The Minnesota Vikings running back is also still the same dreadful pass protector.
According to Pro Football Focus, Peterson ranks 48th among running backs in pass-blocking efficiency in 2015. He's been credited with allowing one sack, two quarterback hits and two hurries, equalling five total disruptions over just 26 pass-blocking snaps. Only two other running backs have allowed as many as five this season.
While head coach Mike Zimmer is convinced Peterson has become better at protecting the quarterback, he acknowledges that it's clearly still a work in progress.
"The thing about Adrian is that he doesn’t just say, 'Hey, I’m a running back, I don’t want to work on it,'" Zimmer said in a press conference on Monday. "He wants to work on this. He wants to be out there as much as he possibly can, so he’s committed to becoming a better pass protector, and I believe he is. He’s working very hard at it."
The progress is hard to see. Back in 2013, Peterson was one of 11 running backs to allow 10 or more quarterback disruptions. He's currently on pace for 20 this season.
A few examples from the first four games illustrate Peterson's struggles.
Back in Week 1, Peterson was at least partially responsible for quarterback Teddy Bridgewater taking a third-down sack:
The 49ers brought both inside and outside pressure, using safety Jaquiski Tartt through the A-gap and safety Eric Reid to the right of the offense. Peterson hesitated, moving forward for just a moment before attempting to recover and block Reid. As a result, neither player was accounted for as the two safeties combined to take down Bridgewater. Center Joe Berger was also to blame as he whiffed on handling Tartt's blitz—leaving Peterson in a no-win situation.
A series earlier, Peterson also failed to recognize a blitzer:
The Vikings used a play-action fake, which put Peterson slightly out of position to handle pressure off the right side. But he was still woefully late in identifying and reacting, and his last-ditch attempt at negating the blitz ended with Peterson on the ground. Bridgewater was then rushed, forcing an inaccurate throw to receiver Charles Johnson on a wheel route.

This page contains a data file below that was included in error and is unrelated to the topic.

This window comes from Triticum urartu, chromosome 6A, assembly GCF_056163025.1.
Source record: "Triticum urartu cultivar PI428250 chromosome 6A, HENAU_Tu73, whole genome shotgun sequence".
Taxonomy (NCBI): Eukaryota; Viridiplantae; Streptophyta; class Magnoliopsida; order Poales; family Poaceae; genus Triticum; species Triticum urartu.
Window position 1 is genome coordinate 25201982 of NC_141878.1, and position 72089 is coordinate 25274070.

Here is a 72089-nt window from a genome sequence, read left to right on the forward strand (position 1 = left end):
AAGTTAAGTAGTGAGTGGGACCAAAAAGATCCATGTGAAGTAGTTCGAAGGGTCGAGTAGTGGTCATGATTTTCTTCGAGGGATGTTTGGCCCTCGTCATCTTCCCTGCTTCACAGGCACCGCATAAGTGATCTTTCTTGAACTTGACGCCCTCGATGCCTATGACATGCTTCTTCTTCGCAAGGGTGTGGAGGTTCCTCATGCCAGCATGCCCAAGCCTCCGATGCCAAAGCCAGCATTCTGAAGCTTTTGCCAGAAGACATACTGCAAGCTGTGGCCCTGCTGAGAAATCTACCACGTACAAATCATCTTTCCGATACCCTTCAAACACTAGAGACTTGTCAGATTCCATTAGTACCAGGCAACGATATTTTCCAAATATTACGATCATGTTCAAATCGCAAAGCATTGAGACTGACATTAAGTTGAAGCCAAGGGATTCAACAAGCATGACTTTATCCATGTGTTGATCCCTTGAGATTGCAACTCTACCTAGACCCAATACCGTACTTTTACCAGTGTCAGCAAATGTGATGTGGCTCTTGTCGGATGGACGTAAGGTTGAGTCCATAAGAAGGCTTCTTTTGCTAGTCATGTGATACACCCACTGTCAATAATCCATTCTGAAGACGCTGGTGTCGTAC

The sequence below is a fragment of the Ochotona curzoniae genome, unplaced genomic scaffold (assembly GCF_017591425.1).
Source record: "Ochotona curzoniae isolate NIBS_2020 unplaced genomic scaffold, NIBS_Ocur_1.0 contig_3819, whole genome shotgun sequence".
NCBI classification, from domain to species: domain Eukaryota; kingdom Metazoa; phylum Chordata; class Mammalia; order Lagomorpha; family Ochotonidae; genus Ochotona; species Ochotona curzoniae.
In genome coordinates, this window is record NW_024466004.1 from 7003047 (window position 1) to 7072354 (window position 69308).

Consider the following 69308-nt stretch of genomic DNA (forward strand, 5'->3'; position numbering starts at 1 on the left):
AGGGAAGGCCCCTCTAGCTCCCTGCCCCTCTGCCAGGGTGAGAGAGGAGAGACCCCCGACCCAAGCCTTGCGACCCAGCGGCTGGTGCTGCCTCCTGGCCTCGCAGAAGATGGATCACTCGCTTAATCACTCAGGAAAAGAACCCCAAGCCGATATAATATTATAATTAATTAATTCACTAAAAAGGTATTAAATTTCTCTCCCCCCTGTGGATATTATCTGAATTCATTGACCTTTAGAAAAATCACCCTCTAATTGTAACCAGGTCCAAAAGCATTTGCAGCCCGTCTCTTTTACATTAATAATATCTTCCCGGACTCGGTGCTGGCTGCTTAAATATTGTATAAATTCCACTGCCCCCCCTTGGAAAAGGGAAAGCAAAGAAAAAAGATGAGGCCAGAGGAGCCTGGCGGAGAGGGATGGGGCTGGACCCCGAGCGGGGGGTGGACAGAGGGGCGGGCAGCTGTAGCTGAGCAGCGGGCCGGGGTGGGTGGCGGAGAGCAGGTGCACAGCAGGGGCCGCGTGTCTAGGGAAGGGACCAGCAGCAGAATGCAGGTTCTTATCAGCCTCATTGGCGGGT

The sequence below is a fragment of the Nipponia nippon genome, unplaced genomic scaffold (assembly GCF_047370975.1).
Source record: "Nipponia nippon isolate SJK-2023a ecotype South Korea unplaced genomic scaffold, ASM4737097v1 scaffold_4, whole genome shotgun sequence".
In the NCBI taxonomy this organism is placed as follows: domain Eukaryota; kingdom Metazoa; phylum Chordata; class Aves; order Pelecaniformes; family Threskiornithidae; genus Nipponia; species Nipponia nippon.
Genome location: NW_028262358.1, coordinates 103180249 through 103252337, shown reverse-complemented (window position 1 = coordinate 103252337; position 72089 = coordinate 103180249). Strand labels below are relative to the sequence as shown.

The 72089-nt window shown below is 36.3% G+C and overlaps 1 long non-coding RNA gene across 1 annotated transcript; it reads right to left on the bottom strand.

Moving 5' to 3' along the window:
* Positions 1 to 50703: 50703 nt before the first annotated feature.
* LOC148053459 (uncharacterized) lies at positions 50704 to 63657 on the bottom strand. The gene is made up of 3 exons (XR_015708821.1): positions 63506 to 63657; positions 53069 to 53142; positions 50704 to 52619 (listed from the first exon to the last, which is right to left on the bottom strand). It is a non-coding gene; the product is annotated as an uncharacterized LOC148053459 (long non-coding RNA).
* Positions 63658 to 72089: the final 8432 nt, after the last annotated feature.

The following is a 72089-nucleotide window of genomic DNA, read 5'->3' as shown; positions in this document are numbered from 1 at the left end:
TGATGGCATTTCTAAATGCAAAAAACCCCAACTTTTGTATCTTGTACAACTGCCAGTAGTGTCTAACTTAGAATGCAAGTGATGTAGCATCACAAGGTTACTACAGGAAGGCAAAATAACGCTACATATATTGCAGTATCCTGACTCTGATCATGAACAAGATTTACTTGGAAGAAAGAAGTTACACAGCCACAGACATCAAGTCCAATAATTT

Not all bad blocks end the same. Peterson made the best of this blown pickup a week later:
Once again, he wasn't in great position after running a play-fake. But Peterson should have had no problem handling Lions linebacker Kyle Van Noy, who was running clean inside. He overwhelmed the Vikings running back at the point of attack and got to Bridgewater. The play really should have ended in a drive-ending sack, but Bridgewater improvised and flipped to Peterson, who rumbled down the right sidelines for 49 yards.
His struggles in Denver were a part of the reason why the Vikings were unable to come from behind and upset the Broncos.
In the first quarter, Peterson found himself completely lost on a Denver blitz:
The Broncos sent safety T.J. Ward off the offense's left side, working alongside DeMarcus Ware. Peterson and left tackle Matt Kalil weren't on the same page as both players focused on Ward's blitz to the outside. This mistake left Ware free to the inside, and Peterson's attempt to knock him off course wasn't enough. Ward and Ware met at Bridgewater for the easy sack. The Vikings eventually punted.
Peterson's final mistake in pass protection ended the game:
Once again, Denver sent pressure. Left outside linebacker Von Miller attacked to the inside, with Ward and linebacker Brandon Marshall crashing off his outside shoulder. The blitz freed up both Marshall and Ward, and Peterson blocked neither of them. Instead of breaking off his swing route and attempting to block the two, he continued into the flat and left Bridgewater out to dry.
"I put that on me," Peterson said afterwards, via Jace Frederick of the St. Paul Pioneer Press. "I've got to come through and make that block for Teddy."
Ward stripped Bridgewater to finish the play, ending Minnesota's final march and preserving Denver's three-point win.
The Vikings now enter the bye week with a chance to continue Peterson's education in pass protection. The team preached all offseason that he was going to be just fine in Norv Turner's system.
"He is an outstanding pass protector when you keep him in his element," Turner said in July, via Ben Goessling of ESPN. "We don't want him blocking defensive ends. We don't want him blocking 280-pound outside linebackers. When he's blocking the people he should be blocking, he's very good in pass protection."
So far, the root problem has been Peterson's inability to recognize where he needs to be in pass protection. Blitzes have routinely confused him. Once out of position, Peterson has been no match for any player—including safeties and linebackers.
The Vikings want Peterson on the field as much as possible, including passing situations and third downs. But with a struggling offensive line and a quarterback getting hit left and right, is it really smart for Minnesota to keep working through Peterson's missed assignments in pass protection in real time?
Peterson is still a very average pass blocker. The Vikings can't afford the same volume of mistakes from him over the next 12 games.
Zach Kruse covers the Vikings for Bleacher Report.